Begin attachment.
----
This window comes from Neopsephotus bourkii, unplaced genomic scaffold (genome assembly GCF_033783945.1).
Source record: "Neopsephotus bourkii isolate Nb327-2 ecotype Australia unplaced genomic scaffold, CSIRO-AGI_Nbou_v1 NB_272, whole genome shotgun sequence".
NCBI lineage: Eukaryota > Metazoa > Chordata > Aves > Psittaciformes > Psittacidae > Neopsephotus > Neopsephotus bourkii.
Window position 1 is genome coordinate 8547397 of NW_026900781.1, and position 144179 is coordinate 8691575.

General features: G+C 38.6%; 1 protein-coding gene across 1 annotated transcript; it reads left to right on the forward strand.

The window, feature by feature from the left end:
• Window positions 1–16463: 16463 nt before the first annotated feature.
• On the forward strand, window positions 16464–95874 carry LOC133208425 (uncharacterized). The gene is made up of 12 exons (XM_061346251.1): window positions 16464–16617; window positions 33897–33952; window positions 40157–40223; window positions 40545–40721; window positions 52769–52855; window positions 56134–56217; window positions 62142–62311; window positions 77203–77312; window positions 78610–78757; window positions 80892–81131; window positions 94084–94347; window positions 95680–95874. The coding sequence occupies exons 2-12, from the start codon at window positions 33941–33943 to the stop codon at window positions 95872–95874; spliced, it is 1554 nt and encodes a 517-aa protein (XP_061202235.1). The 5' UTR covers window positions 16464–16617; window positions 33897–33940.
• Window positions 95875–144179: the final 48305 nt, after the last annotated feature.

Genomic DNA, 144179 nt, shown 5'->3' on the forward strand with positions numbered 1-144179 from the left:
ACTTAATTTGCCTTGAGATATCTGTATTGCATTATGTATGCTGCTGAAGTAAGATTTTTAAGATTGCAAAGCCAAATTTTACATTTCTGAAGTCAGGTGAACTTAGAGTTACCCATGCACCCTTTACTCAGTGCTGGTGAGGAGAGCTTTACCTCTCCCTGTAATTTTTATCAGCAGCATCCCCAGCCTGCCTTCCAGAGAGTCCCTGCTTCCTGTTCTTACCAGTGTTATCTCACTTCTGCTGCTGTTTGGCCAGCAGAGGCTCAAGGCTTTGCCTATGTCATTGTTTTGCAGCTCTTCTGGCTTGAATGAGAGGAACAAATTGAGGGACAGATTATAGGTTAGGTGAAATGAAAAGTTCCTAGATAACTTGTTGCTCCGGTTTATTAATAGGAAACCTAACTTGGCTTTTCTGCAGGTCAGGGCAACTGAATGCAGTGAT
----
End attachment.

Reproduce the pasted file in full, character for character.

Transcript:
This window comes from Neopsephotus bourkii, unplaced genomic scaffold (genome assembly GCF_033783945.1).
Source record: "Neopsephotus bourkii isolate Nb327-2 ecotype Australia unplaced genomic scaffold, CSIRO-AGI_Nbou_v1 NB_272, whole genome shotgun sequence".
NCBI lineage: Eukaryota > Metazoa > Chordata > Aves > Psittaciformes > Psittacidae > Neopsephotus > Neopsephotus bourkii.
Window position 1 is genome coordinate 8547397 of NW_026900781.1, and position 144179 is coordinate 8691575.

General features: G+C 38.6%; 1 protein-coding gene across 1 annotated transcript; it reads left to right on the forward strand.

The window, feature by feature from the left end:
• Window positions 1–16463: 16463 nt before the first annotated feature.
• On the forward strand, window positions 16464–95874 carry LOC133208425 (uncharacterized). The gene is made up of 12 exons (XM_061346251.1): window positions 16464–16617; window positions 33897–33952; window positions 40157–40223; window positions 40545–40721; window positions 52769–52855; window positions 56134–56217; window positions 62142–62311; window positions 77203–77312; window positions 78610–78757; window positions 80892–81131; window positions 94084–94347; window positions 95680–95874. The coding sequence occupies exons 2-12, from the start codon at window positions 33941–33943 to the stop codon at window positions 95872–95874; spliced, it is 1554 nt and encodes a 517-aa protein (XP_061202235.1). The 5' UTR covers window positions 16464–16617; window positions 33897–33940.
• Window positions 95875–144179: the final 48305 nt, after the last annotated feature.

Genomic DNA, 144179 nt, shown 5'->3' on the forward strand with positions numbered 1-144179 from the left:
ACTTAATTTGCCTTGAGATATCTGTATTGCATTATGTATGCTGCTGAAGTAAGATTTTTAAGATTGCAAAGCCAAATTTTACATTTCTGAAGTCAGGTGAACTTAGAGTTACCCATGCACCCTTTACTCAGTGCTGGTGAGGAGAGCTTTACCTCTCCCTGTAATTTTTATCAGCAGCATCCCCAGCCTGCCTTCCAGAGAGTCCCTGCTTCCTGTTCTTACCAGTGTTATCTCACTTCTGCTGCTGTTTGGCCAGCAGAGGCTCAAGGCTTTGCCTATGTCATTGTTTTGCAGCTCTTCTGGCTTGAATGAGAGGAACAAATTGAGGGACAGATTATAGGTTAGGTGAAATGAAAAGTTCCTAGATAACTTGTTGCTCCGGTTTATTAATAGGAAACCTAACTTGGCTTTTCTGCAGGTCAGGGCAACTGAATGCAGTGAT